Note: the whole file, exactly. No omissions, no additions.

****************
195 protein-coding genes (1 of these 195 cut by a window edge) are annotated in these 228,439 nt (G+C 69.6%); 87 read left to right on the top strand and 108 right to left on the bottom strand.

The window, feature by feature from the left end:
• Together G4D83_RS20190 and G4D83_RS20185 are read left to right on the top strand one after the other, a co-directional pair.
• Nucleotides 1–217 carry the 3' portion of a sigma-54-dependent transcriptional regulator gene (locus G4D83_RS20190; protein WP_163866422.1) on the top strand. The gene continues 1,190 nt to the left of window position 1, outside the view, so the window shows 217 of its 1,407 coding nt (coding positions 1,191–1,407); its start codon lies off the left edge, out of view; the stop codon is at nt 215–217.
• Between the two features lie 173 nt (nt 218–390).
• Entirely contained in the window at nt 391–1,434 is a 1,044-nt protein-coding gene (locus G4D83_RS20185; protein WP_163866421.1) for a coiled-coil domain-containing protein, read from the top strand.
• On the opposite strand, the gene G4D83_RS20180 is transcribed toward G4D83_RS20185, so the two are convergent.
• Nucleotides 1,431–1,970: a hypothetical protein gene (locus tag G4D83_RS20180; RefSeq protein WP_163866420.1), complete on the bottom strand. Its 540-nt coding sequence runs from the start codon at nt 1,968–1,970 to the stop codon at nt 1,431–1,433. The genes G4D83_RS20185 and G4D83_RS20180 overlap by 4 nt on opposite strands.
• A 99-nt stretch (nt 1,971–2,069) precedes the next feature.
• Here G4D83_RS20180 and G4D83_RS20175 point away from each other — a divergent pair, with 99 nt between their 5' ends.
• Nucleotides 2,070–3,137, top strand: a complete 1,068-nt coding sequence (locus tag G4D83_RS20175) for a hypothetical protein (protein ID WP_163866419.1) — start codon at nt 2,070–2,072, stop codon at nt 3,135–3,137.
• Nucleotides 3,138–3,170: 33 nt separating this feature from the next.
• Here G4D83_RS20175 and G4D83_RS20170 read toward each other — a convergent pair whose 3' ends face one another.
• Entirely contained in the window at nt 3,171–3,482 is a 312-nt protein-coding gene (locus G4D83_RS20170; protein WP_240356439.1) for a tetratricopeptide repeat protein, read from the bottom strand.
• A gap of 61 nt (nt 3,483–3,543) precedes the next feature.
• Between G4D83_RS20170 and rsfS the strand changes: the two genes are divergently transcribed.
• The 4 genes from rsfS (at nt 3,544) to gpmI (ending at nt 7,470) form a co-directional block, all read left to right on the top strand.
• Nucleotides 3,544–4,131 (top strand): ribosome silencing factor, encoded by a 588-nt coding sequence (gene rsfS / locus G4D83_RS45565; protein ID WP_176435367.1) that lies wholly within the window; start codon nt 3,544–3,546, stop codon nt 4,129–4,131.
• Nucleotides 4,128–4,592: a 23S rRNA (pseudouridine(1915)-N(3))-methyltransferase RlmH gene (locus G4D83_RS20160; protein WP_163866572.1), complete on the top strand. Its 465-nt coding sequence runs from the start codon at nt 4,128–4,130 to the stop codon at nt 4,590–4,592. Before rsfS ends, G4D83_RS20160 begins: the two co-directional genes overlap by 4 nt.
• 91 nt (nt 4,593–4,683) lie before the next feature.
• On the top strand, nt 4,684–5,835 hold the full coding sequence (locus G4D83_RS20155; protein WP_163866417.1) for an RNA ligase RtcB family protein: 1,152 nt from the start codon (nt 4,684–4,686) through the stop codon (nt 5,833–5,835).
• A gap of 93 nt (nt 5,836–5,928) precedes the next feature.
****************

195 protein-coding genes (1 of these 195 cut by a window edge) are annotated in these 228,439 nt (G+C 69.6%); 87 read left to right on the top strand and 108 right to left on the bottom strand.

The window, feature by feature from the left end:
• Together G4D83_RS20190 and G4D83_RS20185 are read left to right on the top strand one after the other, a co-directional pair.
• Nucleotides 1–217 carry the 3' portion of a sigma-54-dependent transcriptional regulator gene (locus G4D83_RS20190; protein WP_163866422.1) on the top strand. The gene continues 1,190 nt to the left of window position 1, outside the view, so the window shows 217 of its 1,407 coding nt (coding positions 1,191–1,407); its start codon lies off the left edge, out of view; the stop codon is at nt 215–217.
• Between the two features lie 173 nt (nt 218–390).
• Entirely contained in the window at nt 391–1,434 is a 1,044-nt protein-coding gene (locus G4D83_RS20185; protein WP_163866421.1) for a coiled-coil domain-containing protein, read from the top strand.
• On the opposite strand, the gene G4D83_RS20180 is transcribed toward G4D83_RS20185, so the two are convergent.
• Nucleotides 1,431–1,970: a hypothetical protein gene (locus tag G4D83_RS20180; RefSeq protein WP_163866420.1), complete on the bottom strand. Its 540-nt coding sequence runs from the start codon at nt 1,968–1,970 to the stop codon at nt 1,431–1,433. The genes G4D83_RS20185 and G4D83_RS20180 overlap by 4 nt on opposite strands.
• A 99-nt stretch (nt 1,971–2,069) precedes the next feature.
• Here G4D83_RS20180 and G4D83_RS20175 point away from each other — a divergent pair, with 99 nt between their 5' ends.
• Nucleotides 2,070–3,137, top strand: a complete 1,068-nt coding sequence (locus tag G4D83_RS20175) for a hypothetical protein (protein ID WP_163866419.1) — start codon at nt 2,070–2,072, stop codon at nt 3,135–3,137.
• Nucleotides 3,138–3,170: 33 nt separating this feature from the next.
• Here G4D83_RS20175 and G4D83_RS20170 read toward each other — a convergent pair whose 3' ends face one another.
• Entirely contained in the window at nt 3,171–3,482 is a 312-nt protein-coding gene (locus G4D83_RS20170; protein WP_240356439.1) for a tetratricopeptide repeat protein, read from the bottom strand.
• A gap of 61 nt (nt 3,483–3,543) precedes the next feature.
• Between G4D83_RS20170 and rsfS the strand changes: the two genes are divergently transcribed.
• The 4 genes from rsfS (at nt 3,544) to gpmI (ending at nt 7,470) form a co-directional block, all read left to right on the top strand.
• Nucleotides 3,544–4,131 (top strand): ribosome silencing factor, encoded by a 588-nt coding sequence (gene rsfS / locus G4D83_RS45565; protein ID WP_176435367.1) that lies wholly within the window; start codon nt 3,544–3,546, stop codon nt 4,129–4,131.
• Nucleotides 4,128–4,592: a 23S rRNA (pseudouridine(1915)-N(3))-methyltransferase RlmH gene (locus G4D83_RS20160; protein WP_163866572.1), complete on the top strand. Its 465-nt coding sequence runs from the start codon at nt 4,128–4,130 to the stop codon at nt 4,590–4,592. Before rsfS ends, G4D83_RS20160 begins: the two co-directional genes overlap by 4 nt.
• 91 nt (nt 4,593–4,683) lie before the next feature.
• On the top strand, nt 4,684–5,835 hold the full coding sequence (locus G4D83_RS20155; protein WP_163866417.1) for an RNA ligase RtcB family protein: 1,152 nt from the start codon (nt 4,684–4,686) through the stop codon (nt 5,833–5,835).
• A gap of 93 nt (nt 5,836–5,928) precedes the next feature.